MARQUETTE - The new CEO of Ishpeming's Bell Hospital hopes he can help the organization to put some of the past behind it.
"I think you'll see where the Bell board and senior management has made significant improvements to enhance the operation," said new Bell CEO Floyd Bounds, who took the reins at the hospital on Sept. 10. "I'm here to take it even further and make it stronger."
Though Bell had some financial troubles in the past - the hospital announced a loss of about $7 million in fiscal year 2010 - Bounds said things have looked better recently. But he said certain aspects of the organization can still be fine-tuned.
"I have a great deal of experience in hospitals that have organizational challenges and I bring a lot of that experience to the table," said Bounds. "We have a couple of opportunities here with some organizational issues that we're going to be working on going forward."
The board, he said, has done a fine job of controlling expenditures in the last couple of years, and he would like to focus on revenue enhancement and on streamlining the hospital's interactions with insurance companies.
Bounds, who has spent 25 years in rural hospital administration, began his career in southeast Missouri. In subsequent years, work led him to hospitals in Illinois, Florida, Georgia and Idaho. He said that, over the decades, he built a reputation as someone who will come in and work to fix a hospital's finances.
"Some of the past hospitals I have worked at were in very serious financial trouble. That's true," he said. "And I went in and made the necessary adjustments to keep the organization alive. If you stop and look, every hospital I've worked in that I've had to make significant changes in, they're all still open."
Despite his history, though, Bounds said the Bell job is different, as the organization is in better shape than many rural hospitals.
"Bell is different than what I have worked in in the past. Bell is not in a horrible financial condition," he said. "Bell has some challenges and everybody can improve their financial position, but it's nowhere near some of them that I've worked in."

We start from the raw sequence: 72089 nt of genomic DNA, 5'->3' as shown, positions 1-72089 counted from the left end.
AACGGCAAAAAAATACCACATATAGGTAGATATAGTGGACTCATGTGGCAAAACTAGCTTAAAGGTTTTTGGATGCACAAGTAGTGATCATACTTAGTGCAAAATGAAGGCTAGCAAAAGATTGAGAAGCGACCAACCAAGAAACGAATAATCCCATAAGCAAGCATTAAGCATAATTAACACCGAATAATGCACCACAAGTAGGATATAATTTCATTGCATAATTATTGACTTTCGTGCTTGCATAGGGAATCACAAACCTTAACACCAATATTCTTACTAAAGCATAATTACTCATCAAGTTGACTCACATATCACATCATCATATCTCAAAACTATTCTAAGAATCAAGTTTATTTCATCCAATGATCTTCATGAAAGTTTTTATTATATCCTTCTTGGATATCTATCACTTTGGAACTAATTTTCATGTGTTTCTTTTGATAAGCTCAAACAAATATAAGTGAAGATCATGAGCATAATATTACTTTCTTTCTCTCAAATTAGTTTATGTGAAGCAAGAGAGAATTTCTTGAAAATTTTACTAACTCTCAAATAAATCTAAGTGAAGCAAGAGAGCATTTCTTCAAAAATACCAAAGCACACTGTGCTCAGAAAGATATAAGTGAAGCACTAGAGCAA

An annual audit - set to be released in the next couple of weeks - will help to shine a bit more light on what Bell's current financial position.
He said focal points that emerged during a recent board strategic planning session included a focus on evaluating that audit, working closely with bankers related to the hospital's current loans and looking at the future of health care, both locally and nationally.
Nationally, the health care landscape is being altered by the gradual implementation of the Patient Protection and Affordable Care Act, while the local health care world is shifting due to the sale of Marquette General Hospital to Duke LifePoint.
That change could bring both pros and cons for Bell, and Bounds said it will take some time to really understand what the MGH sale will mean for his hospital.
"At the same time Bell's board of directors and administration will be looking at what's best for Bell and the Ishpeming area and identifying those opportunities and moving forward," he said.
Bounds said he received a warm response this month at a meeting with the hospital's bankers, who he said approve of the "direction Bell has going forward and they're comfortable with the management decisions that have been made to enhance the operations."
For Bounds, a man who has worked at hospitals across the country in the last few decades, Ishpeming may be the last stop.
"I have an 18-month contract with the board," Bounds said. "That's a contract where there are some options to renew and extend forward. Like I told the board, this may be my retirement hospital. That's very possible."
Kyle Whitney can be reached at 906-228-2500, ext. 250. His email address is email@example.com.